GPS vulnerability exploitable to control the route of a vessel

Pierluigi Paganini July 27, 2013

A GPS vulnerability could allow hackers and terrorists to hijack ships, drones and commercial airliners, the GPS expert Todd Humphreys demonstrated it.

A GPS vulnerability could allow hackers and terrorists to hijack ships, drones and commercial airliners, the news represents a motivation of the greatest concerns for responsible for the national security of every country.

The GPS expert Todd Humphreys, professors at the University of Texas, demonstrated that just using a cheap apparatus composed of a small antenna, an electronic GPS “spoofer” built in $3,000 and a laptop he is able to take total control of sophisticated navigation system aboard a 210-foot super-yacht in the Mediterranean Sea.

gps vulnerability vessel

We already mentioned Humphreys when we have spoken of drones hacking just one year ago, the Assistant Professor of the University of Texas with his team has created the world’s most powerful GPS spoofer that was tested on GPS-based timing devices used in mobile phone transmitters.

The government is aware of this critical GPS vulnerability, Humphreys was called before Congress to speak with officials from the FAA, CIA, and Pentagon, but according to the researcher the Department of Homeland Security still been “fumbling around in the dark” on GPS security, doing little to address the threat.

Humphreys commented the GPS vulnerability to the Foxnews explaining how his team exploited it:

“We injected our spoofing signals into its GPS antennas and we’re basically able to control its navigation system with our spoofing signals,” ‘Imagine shutting down a port. Imagine running a ship aground. These are the kinds of implications we’re worried about.”

The professor Humphreys speaking of the possible consequences of a similar hack said:

 “For maritime traffic, there are big implications,” “You’ve got 90 percent of the world’s cargo going across the seas. Imagine shutting down a port. Imagine running a ship aground. These are the kinds of implications we’re worried about.”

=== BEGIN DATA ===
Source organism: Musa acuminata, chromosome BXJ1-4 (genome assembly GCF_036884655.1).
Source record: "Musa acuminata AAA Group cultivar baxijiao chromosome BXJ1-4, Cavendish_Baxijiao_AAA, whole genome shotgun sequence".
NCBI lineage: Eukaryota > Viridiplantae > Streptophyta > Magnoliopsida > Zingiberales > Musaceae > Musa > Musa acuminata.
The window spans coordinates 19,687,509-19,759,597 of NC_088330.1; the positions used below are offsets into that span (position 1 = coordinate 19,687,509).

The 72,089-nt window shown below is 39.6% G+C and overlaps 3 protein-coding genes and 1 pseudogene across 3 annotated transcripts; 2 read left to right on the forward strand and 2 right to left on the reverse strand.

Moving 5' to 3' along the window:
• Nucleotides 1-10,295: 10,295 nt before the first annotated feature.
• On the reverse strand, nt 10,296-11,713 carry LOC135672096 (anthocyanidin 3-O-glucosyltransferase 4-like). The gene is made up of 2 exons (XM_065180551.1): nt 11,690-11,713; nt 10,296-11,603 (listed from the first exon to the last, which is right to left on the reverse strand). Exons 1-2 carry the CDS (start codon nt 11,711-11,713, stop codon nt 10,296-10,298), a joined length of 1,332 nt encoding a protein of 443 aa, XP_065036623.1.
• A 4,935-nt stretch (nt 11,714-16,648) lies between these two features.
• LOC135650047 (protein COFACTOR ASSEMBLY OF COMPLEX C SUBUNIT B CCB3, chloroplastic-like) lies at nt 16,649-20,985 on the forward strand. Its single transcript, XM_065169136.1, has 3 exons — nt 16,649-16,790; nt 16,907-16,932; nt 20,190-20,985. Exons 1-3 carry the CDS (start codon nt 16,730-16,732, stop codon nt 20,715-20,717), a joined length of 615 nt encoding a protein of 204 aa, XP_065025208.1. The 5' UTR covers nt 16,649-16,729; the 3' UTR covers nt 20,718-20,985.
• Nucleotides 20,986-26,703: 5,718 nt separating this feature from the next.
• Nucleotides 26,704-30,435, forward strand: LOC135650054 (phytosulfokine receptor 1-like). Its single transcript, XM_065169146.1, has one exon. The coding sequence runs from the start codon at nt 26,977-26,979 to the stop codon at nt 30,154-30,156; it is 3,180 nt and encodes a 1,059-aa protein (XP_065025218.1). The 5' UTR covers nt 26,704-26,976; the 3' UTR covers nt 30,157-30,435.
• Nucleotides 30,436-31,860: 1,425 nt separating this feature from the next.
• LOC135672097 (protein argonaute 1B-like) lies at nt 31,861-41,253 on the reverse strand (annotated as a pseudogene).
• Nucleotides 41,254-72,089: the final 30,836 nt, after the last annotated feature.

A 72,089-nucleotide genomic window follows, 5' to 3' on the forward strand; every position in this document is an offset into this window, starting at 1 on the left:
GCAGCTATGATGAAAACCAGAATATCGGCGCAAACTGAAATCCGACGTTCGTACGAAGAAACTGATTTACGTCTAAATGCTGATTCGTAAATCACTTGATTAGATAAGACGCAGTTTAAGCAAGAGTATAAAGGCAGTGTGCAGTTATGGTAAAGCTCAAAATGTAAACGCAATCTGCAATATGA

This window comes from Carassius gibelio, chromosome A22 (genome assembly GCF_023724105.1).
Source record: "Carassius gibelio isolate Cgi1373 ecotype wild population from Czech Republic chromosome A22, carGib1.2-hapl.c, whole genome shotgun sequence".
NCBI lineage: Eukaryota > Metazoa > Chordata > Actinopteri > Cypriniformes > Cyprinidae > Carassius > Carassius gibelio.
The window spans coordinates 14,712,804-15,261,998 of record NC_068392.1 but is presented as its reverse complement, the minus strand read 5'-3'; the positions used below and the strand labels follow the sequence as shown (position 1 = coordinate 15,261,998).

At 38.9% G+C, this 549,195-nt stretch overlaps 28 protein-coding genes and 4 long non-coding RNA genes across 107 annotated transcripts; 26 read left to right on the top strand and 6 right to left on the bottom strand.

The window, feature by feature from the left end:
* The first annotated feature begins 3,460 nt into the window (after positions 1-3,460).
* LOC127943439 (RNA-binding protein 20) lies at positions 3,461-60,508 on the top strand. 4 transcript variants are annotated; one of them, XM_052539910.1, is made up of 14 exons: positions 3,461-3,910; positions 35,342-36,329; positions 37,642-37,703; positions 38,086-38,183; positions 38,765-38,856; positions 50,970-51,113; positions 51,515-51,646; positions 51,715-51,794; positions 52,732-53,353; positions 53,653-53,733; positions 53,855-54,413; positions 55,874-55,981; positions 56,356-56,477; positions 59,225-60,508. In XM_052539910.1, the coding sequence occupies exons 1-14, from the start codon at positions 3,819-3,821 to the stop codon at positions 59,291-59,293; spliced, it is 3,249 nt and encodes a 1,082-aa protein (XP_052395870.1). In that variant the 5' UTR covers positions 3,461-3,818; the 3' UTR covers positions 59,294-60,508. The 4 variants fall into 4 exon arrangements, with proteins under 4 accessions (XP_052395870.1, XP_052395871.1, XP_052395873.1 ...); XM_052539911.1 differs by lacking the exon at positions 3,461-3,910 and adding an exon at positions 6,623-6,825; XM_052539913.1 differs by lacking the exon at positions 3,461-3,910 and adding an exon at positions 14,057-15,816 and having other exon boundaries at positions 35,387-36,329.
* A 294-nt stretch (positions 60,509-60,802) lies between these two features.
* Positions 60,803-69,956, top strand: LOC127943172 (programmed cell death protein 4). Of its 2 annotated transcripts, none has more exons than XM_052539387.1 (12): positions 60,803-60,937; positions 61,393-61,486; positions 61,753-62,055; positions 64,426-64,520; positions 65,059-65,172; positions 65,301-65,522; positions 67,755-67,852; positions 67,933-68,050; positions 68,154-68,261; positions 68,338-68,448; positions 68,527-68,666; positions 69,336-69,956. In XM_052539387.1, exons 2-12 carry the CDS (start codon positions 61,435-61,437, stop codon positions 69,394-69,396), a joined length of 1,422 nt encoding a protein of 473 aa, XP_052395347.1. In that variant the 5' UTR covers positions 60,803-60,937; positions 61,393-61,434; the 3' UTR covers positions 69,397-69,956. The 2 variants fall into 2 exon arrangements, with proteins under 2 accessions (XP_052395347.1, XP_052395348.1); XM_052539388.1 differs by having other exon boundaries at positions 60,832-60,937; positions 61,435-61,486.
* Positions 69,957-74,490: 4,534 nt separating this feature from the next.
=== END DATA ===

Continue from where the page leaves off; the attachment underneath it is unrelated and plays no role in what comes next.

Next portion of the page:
The concept is simple, the researchers provided counterfeit GPS signals to the yacht providing inaccurate information on its position to hijack it, potentially the attack could be used to disorient any vessel with serious consequences without victims will note it.

Humphreys demonstrated the exploit of a GPS vulnerability aboard the yacht “White Rose of Drachs” commanded by Capt. Andrew Schofield, the official and his crew were stunned by the effect of the attack.

gps vulnerability vessel 2

“Professor Humphreys and his team did a number of attacks and basically we on the bridge were absolutely unaware of any difference,” “I was gobsmacked — but my entire deck team was similarly gobsmacked,” Schofield he told Fox News.

The hijacking, with relative collision, a cruise ship or an oil tanker would lead to devastating consequences in terms of loss of human lives and environmental impact. Cases such as the Costa Concordia and the Exxon Valdez was the most clamorous example of the effect of maritime incidents.

We cannot limit the analysis to the maritime environment, the same kind of attack could be conducted against aircrafts or any other system that uses GPS technology:

 “You’re actually moving about a kilometer off of your intended track in a parallel line and you could be running aground instead of going through the proper channel,” “Going after an expensive vessel on the seas and going after a commercial airliner has a lot of parallels,” Humphreys said.

What’s new in this attack respect previous ones?

The latest experiment conducted by Humphreys demonstrated the possibility to control victim’s GPS system exploiting the GPS vulnerability, not only to interfere with it.

“Before we couldn’t control the UAV. We could only push it off course. This time my students have designed a closed loop controller such that they can dictate the heading of this vessel even when the vessel wants to go a different direction,” Humphreys said.

Texas Congressman Mike McCaul, chairman of the Homeland Security Committee expressed its concerns on the GPS security issues and remarked with Senators Coburn and Collins the necessity to address these critical threats.

“It’s a very serious homeland security issue that we’ve asked the secretary to review and look at and she’s never responded to my requests,” “The department seems to be thumbing its nose at it, saying it has no jurisdiction over this issue and not really showing any interest in this issue at all.”

I believe that people must be aware of the risks related to an attack against any GPS system, the hackers with a low cost appliance could cause serious damage, Schofield commented the results of the experiment with the following eloquent statements:

 “People need to know this kind of thing is possible with a relatively small budget and they can with a very simple system steer the ship off-course — without the Captain knowing

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Pierluigi Paganini

(Security Affairs – hacking, GPS vulnerability)

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